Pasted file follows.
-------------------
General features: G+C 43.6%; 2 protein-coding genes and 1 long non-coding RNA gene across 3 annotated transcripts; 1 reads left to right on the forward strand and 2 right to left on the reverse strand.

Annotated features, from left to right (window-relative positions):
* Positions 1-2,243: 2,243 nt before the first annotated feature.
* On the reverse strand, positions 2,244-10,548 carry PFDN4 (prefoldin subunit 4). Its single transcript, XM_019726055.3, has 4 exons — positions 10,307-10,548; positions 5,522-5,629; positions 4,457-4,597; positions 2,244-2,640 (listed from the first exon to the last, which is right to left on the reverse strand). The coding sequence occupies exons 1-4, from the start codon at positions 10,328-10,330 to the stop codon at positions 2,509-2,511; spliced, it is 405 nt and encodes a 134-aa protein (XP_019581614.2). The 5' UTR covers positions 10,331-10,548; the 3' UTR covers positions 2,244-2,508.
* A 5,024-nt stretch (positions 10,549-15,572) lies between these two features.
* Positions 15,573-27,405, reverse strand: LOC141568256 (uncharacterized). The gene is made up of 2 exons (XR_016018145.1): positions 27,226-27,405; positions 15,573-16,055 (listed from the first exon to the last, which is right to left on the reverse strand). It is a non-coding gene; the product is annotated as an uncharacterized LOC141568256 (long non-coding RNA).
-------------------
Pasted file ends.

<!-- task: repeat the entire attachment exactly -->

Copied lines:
General features: G+C 43.6%; 2 protein-coding genes and 1 long non-coding RNA gene across 3 annotated transcripts; 1 reads left to right on the forward strand and 2 right to left on the reverse strand.

Annotated features, from left to right (window-relative positions):
* Positions 1-2,243: 2,243 nt before the first annotated feature.
* On the reverse strand, positions 2,244-10,548 carry PFDN4 (prefoldin subunit 4). Its single transcript, XM_019726055.3, has 4 exons — positions 10,307-10,548; positions 5,522-5,629; positions 4,457-4,597; positions 2,244-2,640 (listed from the first exon to the last, which is right to left on the reverse strand). The coding sequence occupies exons 1-4, from the start codon at positions 10,328-10,330 to the stop codon at positions 2,509-2,511; spliced, it is 405 nt and encodes a 134-aa protein (XP_019581614.2). The 5' UTR covers positions 10,331-10,548; the 3' UTR covers positions 2,244-2,508.
* A 5,024-nt stretch (positions 10,549-15,572) lies between these two features.
* Positions 15,573-27,405, reverse strand: LOC141568256 (uncharacterized). The gene is made up of 2 exons (XR_016018145.1): positions 27,226-27,405; positions 15,573-16,055 (listed from the first exon to the last, which is right to left on the reverse strand). It is a non-coding gene; the product is annotated as an uncharacterized LOC141568256 (long non-coding RNA).